I went through overcoming the stigma myself in my late 20’s when a trusted friend suggested that I might have A.D.D. and that I might want to talk to a psychiatrist to see if meds would benefit me. My first reaction was to feel offended that my friend thought something was wrong with me. But as I thought about that friend’s comments over the next week I realized that I genuinely did have trouble keeping focused and that my mind was always racing a million miles a minute and it was frustrating to not be able to stay engaged in a conversation with someone without my mind being somewhere else. I could see that my lack of engaged attention was causing the people in my life to think I didn’t care about them – which wasn’t at all the case in how I felt – I just literally couldn’t stay focused on the conversation, even when I was trying with all my might to do so. It ended up making me feel negatively about myself and it caused me to beat myself up thinking I just sucked because I couldn’t pay attention. I would feel depressed and discouraged that I couldn’t fix it. When I thought about all that and my friends advice to me I decided that I was going to push away all my fears of being seen as “broken” or “messed up” and I was going to go see a therapist to see if there was something that could be done. I was scared to go and I was scared of what other people would think of me, but I decided to do it anyway – I wanted to improve and get better and I clearly couldn’t do it on my own. So I went. And sure enough I was diagnosed with A.D.D and given meds to take. Those meds changed my life. They allowed my mind to focus and stay engaged. It allowed me to listen to people with full focus which let others know that I cared about them and was interested in what they had to say. The difference for me was night and day and it changed my life completely for the better. I have never once regretted the decision I made to get help that day. Not once.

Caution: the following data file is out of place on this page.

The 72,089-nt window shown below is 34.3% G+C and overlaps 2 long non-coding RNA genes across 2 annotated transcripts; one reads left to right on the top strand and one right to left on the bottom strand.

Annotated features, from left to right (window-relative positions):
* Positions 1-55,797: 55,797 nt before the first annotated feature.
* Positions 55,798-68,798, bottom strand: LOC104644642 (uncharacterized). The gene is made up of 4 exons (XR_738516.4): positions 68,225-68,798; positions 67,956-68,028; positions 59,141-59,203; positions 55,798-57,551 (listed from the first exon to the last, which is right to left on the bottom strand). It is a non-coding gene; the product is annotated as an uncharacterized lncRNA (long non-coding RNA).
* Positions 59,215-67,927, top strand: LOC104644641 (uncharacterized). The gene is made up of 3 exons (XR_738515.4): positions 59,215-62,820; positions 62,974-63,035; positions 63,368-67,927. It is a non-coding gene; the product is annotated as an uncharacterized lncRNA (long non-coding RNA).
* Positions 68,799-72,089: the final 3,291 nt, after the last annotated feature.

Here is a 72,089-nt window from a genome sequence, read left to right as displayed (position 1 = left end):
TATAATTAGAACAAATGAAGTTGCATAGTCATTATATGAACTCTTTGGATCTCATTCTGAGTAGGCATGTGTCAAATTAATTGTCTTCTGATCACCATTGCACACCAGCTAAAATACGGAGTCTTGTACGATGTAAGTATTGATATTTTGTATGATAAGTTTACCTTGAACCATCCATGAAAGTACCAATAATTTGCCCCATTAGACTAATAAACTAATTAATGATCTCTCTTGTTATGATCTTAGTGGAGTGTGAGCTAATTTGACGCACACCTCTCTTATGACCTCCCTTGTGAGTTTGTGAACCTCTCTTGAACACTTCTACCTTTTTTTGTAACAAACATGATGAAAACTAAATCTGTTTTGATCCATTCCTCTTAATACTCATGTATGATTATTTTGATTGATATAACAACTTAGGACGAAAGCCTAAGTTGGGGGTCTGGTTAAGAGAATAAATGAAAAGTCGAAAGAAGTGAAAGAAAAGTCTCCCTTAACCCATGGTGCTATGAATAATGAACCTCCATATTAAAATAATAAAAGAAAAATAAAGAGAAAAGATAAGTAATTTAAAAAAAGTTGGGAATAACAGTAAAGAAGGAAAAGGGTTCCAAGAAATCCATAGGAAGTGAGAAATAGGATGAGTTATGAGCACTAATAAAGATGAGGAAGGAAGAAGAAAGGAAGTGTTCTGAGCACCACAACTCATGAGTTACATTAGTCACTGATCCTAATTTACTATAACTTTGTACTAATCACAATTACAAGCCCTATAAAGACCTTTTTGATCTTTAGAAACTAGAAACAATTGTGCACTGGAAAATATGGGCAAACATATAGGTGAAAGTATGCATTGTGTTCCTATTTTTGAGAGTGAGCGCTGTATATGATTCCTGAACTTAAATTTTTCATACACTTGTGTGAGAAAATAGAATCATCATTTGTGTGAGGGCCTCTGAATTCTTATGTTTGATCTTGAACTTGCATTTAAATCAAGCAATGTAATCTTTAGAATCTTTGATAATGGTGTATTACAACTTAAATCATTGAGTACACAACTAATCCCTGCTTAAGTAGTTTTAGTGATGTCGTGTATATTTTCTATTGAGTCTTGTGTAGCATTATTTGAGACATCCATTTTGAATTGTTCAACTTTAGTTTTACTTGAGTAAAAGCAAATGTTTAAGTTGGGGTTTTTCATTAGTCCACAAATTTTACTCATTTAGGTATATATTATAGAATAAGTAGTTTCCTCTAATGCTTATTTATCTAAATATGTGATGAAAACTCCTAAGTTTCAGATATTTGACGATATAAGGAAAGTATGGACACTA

And now I try and share it with other people whenever I can see that they are struggling with their own mental issues to overcome but who are hesitating to seek out help for fear of what others will think or for fear of being seen as weak or broken. I want them to know that they don’t need to be embarrassed or worried because getting help makes them STRONG, not weak! It makes them AWESOME for being smart enough to get whatever help they need to change their own life for the better. It makes them COURAGEOUS for facing their weaknesses head on. My hope in sharing all this is that even one person reading it who is struggling with their own issue will find the courage to do something about it and seek out the help they need to improve their life. It will be worth it..take it from me 🙂